This is an upgrade from the old-school conference room with one telephone in the middle that may or may not pick up everyone’s voice. However, even with better technology, this view is not always good for recognizing individuals because such a wide lens causes everyone’s heads to look the same. Once, in a meeting between the White House and an embassy, we were a few moments into opening remarks before we realized we were talking only to the video of our own selves on the screen!

Invest early in in-room systems or room solution teleconferencing equipment with voice tracking cameras that encourage a hybrid environment. The more each system is capable of focusing the camera and the microphone on the person who is speaking at any given moment, the better.

A lower-tech solution is for each participant, whether they are in the room or remote, to join the same video conference on their laptops and keep their cameras on. This allows remote participants to better see who is in the room. All participants should mute themselves when they are not speaking so they don’t create an echo effect.

However, if everyone has a laptop open to participate, you have to assume you are losing attention to incoming emails, team chats, etc.,” Erin Fuller, president of Association Solutions at MCI USA, pointed out. “You may need to set more frequent breaks, like the last 10 minutes of each hour, in exchange for gaining focus in real-time.”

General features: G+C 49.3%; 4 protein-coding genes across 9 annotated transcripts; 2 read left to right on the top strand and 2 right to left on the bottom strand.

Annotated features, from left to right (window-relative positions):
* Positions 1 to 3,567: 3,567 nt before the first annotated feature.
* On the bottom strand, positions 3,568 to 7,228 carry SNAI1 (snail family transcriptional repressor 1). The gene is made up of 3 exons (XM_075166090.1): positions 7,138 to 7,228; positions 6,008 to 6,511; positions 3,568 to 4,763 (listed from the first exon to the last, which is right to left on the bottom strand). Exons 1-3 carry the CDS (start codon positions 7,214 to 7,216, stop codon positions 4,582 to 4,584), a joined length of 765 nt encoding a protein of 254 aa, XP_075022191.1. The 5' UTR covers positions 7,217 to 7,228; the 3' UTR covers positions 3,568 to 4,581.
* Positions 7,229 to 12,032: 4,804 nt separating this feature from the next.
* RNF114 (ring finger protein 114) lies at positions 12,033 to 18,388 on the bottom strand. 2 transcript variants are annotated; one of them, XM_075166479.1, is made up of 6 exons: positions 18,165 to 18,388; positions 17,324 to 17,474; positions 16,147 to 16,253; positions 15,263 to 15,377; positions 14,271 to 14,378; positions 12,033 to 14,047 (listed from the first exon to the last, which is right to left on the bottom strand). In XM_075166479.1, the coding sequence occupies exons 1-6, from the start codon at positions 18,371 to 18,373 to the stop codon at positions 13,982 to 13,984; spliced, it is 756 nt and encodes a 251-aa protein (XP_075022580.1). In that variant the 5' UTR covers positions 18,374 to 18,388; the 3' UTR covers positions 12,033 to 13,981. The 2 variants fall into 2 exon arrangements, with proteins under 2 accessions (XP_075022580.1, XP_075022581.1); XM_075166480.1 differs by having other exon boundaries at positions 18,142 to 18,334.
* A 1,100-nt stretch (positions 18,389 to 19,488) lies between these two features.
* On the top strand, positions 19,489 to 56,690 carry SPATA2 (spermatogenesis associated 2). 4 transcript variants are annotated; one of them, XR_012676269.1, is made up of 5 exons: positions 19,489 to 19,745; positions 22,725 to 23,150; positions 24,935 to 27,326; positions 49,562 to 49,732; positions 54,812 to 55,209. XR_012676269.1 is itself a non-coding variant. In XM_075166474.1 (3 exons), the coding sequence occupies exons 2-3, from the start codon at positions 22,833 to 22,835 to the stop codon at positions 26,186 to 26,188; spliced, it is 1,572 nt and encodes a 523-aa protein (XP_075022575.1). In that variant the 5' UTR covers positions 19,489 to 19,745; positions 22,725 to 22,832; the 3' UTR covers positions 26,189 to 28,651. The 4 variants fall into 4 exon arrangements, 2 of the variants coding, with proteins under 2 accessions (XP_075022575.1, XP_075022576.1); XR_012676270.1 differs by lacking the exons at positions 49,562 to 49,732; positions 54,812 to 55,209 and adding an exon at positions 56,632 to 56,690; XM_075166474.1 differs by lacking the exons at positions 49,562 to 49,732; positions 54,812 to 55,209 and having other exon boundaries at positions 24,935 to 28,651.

Whether you are speaking to a live, virtual, or hybrid audience, the most important part is that you deliver your message. Start by engaging your audience. Tell a story, mention a pertinent news event, or ask a question upfront to draw in their participation.

Decide ahead of time the points you want to make and the outcome you want to achieve. State the bottom line or goal upfront. Illustrate your points with examples that bring your message to life and keep the attention of your in-person and remote audiences. “Before you speak, think about how you feel about the topic, not just the facts you want to convey. The audience tends to remember a message delivered when they are able to connect to the speaker’s passion as well as their expertise on the subject,” shared Ashley Wilson, the vice president of Congressional & Public Affairs at the U.S. Chamber of Commerce.

Finish with your recommendations, next steps, or a call to action. Even if you are just sharing information, when you are speaking, you always have a goal. Consider how your content will impact the people who are listening. Develop your narrative to shape how they will receive this information.

Our world is changing and adapting to circumstances around the pandemic and to new employee expectations about where and how they should work. Employers’ responses vary widely, from those that are giving up physical office space altogether, to those that are reducing office space and encouraging hoteling or hot-desking, to those who deeply want their employees back in the office full time.

The key for people who are speaking, presenting, pitching, leading meetings, and otherwise pursuing their goals through public engagement in a hybrid environment is to continue their focus on engaging their audience and delivering their message to all the participants.

Eileen Smith, the founder of Spokesmith, is a public speaking coach, former diplomat, and keynote speaker.